Gatsby is widely considered to be Fitzgerald's masterpiece and among the very greatest of all American literature. It is the ultimate summation of his contempt for the Jazz-Age with which he is so closely associated. Gatsby is also one of the clearest and saddest reflections of his own destructive relationship with Zelda, which would so greatly influence the mass of his work.

Fitzgerald only managed to complete one more novel -- Tender is the Night -- before his untimely death in 1940. An unfinished expose of the Hollywood studio system titled The Love of the Last Tycoon would be published a year later. Still The Great Gatsby remains his quintessential novel. It has been a fixture of essential reading lists for decades and continues to remain an influential work begging to be revisited. It has been produced for the big screen three times and was the subject of a movie for television starring Toby Stephens, Mira Sorvino, and Paul Rudd as recently as 2000. Never a mere product of a bygone age, F. Scott Fitzgerald's greatest work continues to evade time.

Good To Know

In 1937, Fitzgerald moved to Hollywood to pursue a screenwriting career. He only completed a single screenplay Three Comrades during this time before being fired for his excessive drinking.

He held a very romantic view of Princeton before attending the university in 1913. However, his failure to maintain adequate grades or become the football star he dreamed to be lead to an early end to his studies in 1917.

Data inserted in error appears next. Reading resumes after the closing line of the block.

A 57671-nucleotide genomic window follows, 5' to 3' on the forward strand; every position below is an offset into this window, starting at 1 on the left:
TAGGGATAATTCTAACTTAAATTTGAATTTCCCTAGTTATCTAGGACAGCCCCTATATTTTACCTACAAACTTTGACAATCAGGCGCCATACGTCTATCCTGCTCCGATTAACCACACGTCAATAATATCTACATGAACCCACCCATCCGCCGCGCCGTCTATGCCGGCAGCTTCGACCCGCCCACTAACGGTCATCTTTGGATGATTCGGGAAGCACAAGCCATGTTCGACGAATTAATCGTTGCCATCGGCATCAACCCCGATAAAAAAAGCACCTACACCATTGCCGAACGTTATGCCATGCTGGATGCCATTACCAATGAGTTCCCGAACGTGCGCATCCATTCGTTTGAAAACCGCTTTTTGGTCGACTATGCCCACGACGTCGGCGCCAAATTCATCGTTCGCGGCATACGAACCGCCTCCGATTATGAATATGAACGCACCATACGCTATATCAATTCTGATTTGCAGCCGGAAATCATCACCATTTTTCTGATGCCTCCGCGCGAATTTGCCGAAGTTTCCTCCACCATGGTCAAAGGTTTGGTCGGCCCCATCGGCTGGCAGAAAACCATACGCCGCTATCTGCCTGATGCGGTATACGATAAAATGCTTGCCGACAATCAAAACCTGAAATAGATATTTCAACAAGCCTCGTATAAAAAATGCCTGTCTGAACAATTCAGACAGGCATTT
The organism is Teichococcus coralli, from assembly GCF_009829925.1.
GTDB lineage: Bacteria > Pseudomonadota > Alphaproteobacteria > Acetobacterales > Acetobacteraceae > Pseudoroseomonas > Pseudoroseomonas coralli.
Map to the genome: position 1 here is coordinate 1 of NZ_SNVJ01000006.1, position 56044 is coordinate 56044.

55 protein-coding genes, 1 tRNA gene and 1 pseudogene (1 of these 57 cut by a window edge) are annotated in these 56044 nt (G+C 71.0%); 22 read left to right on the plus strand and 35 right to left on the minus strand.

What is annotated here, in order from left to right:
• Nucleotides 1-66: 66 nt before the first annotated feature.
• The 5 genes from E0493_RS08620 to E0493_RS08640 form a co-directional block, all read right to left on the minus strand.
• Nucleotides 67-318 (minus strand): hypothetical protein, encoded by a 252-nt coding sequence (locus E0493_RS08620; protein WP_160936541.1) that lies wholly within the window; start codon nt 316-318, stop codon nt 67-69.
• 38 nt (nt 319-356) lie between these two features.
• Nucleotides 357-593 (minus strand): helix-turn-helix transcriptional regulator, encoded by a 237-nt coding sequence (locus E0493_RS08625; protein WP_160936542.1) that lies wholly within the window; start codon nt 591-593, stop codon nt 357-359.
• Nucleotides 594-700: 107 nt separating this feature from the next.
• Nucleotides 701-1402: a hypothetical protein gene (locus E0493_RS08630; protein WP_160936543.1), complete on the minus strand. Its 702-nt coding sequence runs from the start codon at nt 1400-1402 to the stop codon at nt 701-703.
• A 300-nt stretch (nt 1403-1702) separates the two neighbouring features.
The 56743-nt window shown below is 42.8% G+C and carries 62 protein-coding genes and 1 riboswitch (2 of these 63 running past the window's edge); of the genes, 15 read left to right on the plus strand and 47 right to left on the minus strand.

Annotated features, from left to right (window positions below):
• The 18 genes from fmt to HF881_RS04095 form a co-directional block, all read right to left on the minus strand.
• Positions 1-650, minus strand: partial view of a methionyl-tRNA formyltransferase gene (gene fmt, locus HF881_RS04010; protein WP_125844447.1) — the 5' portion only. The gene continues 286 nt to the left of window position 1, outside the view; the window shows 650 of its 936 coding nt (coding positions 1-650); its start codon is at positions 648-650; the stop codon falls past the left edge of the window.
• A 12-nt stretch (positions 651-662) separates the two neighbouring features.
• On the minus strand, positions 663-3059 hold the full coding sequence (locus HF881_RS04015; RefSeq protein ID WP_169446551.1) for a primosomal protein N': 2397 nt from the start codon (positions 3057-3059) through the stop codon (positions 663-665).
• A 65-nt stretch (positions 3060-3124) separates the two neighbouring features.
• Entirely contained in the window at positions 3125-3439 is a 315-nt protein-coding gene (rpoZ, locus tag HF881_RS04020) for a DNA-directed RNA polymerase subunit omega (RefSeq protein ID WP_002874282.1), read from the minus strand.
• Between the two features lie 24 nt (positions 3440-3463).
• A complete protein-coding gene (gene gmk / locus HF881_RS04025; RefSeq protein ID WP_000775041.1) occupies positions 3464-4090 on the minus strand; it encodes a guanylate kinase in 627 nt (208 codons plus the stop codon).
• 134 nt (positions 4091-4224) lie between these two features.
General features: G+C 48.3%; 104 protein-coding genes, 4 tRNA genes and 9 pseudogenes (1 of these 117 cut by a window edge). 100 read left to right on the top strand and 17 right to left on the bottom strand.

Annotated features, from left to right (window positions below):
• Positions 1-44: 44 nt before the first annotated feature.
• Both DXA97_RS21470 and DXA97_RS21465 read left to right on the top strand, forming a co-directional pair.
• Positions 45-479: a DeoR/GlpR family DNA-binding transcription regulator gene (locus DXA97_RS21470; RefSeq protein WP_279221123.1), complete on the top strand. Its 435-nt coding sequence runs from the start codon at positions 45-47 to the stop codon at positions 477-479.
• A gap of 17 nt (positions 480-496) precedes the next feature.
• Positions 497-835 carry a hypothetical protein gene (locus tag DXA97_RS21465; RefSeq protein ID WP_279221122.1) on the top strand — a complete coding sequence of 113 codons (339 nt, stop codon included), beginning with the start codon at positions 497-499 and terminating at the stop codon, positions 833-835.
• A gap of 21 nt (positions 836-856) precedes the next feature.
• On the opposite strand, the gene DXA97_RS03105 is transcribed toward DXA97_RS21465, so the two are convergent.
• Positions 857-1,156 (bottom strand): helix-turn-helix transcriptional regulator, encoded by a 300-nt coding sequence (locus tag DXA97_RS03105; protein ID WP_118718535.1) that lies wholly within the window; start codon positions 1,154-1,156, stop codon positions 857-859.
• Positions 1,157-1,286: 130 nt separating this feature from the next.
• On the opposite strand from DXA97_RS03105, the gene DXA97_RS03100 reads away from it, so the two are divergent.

Fitzgerald owes a his name to another famous American writer. He was named after Francis Scott Key, the composer of "The Star Spangled Banner," who also happened to be a distant relative of Fitzgerald's.

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    1. Also Known As:
      Francis Scott Key Fitzgerald (real name)
    1. Date of Birth:
      September 24, 1896
    2. Place of Birth:
      St. Paul, Minnesota
    1. Date of Death:
      December 21, 1940

Read an Excerpt

From Pagan Harleman’s Introduction to The Beautiful and Damned

F. Scott Fitzgerald wrote The Beautiful and Damned, his second book, when he was only twenty-five. It was published in 1922, just as the Jazz Age was beginning to hit its stride. The war was over, the economy was booming, the skyscrapers were rising, the flappers were vamping, the alcohol was flowing (despite Prohibition), the music was swinging, and the party appeared to be never-ending. America was, as Fitzgerald later said, “going on the greatest, gaudiest spree in history and there was going to be plenty to tell about it” (The Crack-Up, with Other Pieces and Stories, p. 59; see “For Further Reading”). Who better to chronicle the splendor of this new age than Fitzgerald, the man who since the rip-roaring success of his first novel had been called its most notorious voice?

Although he was the poster boy for this extravagant age, with his second book Fitzgerald chose to focus not on the splendor of the era, but instead on its spoils, the ugly aftermath of the party. The Beautiful and Damned is a cautionary tale of a young, insouciant, and irresponsible couple, Anthony and Gloria Patch, and their inevitable downward spiral. In the beginning, they are carefree and happy, buoyed by their love for each other and the hope that Anthony will one day inherit his grandfather’s vast fortune. By the end, they have deteriorated to such an extent that both appear to be bitter, empty shells of their former selves. Gloria has lost her beauty and with it her confidence, and Anthony has metamorphosed into a dissolute drunk who behaves like a child. Theirs is a bleak story without any real promise of redemption.